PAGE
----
It is easy to see why strawberries are one of the most popular fruit crops grown in today’s home gardens. These simple to grow berries are not only versatile in the kitchen, but insanely delicious when compared to their supermarket counterparts. Their small, compact size also lends their growth to those tending container gardens, as well as larger plantings. By recognizing the signs and symptoms of common strawberry issues, like scorched strawberry leaves, growers are able to harvest succulent berries for year to come.
What is Leaf Scorch on Strawberry?
Scorched strawberry leaves are caused by a fungal infection which affects the foliage of strawberry plantings. The fungus responsible is called Diplocarpon earliana. Strawberries with leaf scorch may first show signs of issue with the development of small purplish blemishes that occur on the topside of leaves.
Over time, the spots will continue to grow larger and darken. In severe cases, dark spots may even cover entire portions of strawberry plant leaves and cause them to completely dry and fall from the plant. Though the foliage of the infected plants is not aesthetically pleasing, it is seldom that the presence of this fungus impacts the quality of the strawberry crop itself.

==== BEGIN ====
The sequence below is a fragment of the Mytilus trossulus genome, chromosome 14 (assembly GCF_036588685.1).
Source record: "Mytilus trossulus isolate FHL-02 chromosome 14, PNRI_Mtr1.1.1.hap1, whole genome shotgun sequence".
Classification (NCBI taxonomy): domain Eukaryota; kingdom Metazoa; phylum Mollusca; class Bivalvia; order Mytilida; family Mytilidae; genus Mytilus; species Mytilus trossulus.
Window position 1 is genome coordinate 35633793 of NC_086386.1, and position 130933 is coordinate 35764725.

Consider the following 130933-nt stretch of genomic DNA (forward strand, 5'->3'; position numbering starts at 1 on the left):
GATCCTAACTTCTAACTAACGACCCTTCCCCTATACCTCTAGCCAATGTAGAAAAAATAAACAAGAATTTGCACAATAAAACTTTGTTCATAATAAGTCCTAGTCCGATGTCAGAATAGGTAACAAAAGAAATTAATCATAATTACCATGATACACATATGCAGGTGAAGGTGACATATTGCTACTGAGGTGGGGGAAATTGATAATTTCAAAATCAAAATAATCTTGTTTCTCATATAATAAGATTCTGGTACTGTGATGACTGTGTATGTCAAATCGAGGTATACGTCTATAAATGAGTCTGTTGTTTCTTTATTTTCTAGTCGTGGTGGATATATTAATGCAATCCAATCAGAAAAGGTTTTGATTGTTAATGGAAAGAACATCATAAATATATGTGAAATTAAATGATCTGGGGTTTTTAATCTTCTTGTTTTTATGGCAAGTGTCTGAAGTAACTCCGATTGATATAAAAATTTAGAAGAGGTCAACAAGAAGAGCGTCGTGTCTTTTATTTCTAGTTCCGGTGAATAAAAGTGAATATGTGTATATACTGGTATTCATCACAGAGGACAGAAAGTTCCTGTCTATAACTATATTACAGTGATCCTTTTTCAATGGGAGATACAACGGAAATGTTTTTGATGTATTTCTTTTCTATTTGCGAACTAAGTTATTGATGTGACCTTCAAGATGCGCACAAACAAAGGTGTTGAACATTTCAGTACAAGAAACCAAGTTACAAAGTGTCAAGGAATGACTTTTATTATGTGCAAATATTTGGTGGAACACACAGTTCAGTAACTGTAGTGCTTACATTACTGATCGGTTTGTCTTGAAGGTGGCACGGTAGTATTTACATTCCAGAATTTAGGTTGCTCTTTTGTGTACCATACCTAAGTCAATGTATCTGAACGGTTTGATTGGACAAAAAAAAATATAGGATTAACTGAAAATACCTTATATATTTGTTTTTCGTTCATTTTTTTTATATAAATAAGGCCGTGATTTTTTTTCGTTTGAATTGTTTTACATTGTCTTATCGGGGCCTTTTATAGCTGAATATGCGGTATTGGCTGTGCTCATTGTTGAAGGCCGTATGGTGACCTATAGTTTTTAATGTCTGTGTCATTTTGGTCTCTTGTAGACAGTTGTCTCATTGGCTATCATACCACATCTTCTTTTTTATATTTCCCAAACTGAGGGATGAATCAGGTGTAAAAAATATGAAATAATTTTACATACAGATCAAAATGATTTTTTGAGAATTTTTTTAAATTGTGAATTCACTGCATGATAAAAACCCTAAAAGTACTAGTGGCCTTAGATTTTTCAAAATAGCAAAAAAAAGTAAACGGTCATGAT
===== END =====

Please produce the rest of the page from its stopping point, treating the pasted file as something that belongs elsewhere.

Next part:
Treating Strawberry Leaf Scorch
While leaf scorch on strawberry plants can be frustrating, there are some strategies which home gardeners may employ to help prevent its spread in the garden. The primary means of strawberry leaf scorch control should always be prevention.
Since this fungal pathogen over winters on the fallen leaves of infect plants, proper garden sanitation is key. This includes the removal of infected garden debris from the strawberry patch, as well as the frequent establishment of new strawberry transplants. The creation of new plantings and strawberry patches is key to maintaining a consistent strawberry harvest, as older plants are more likely to show signs of severe infection.
When making new plantings, always ensure that good planting practices are implemented. These practices include the use of proper plant spacing to provide adequate air circulation, and the use of drip irrigation. The avoidance of waterlogged soil and frequent garden cleanup will help to reduce the likelihood of spread of this fungus.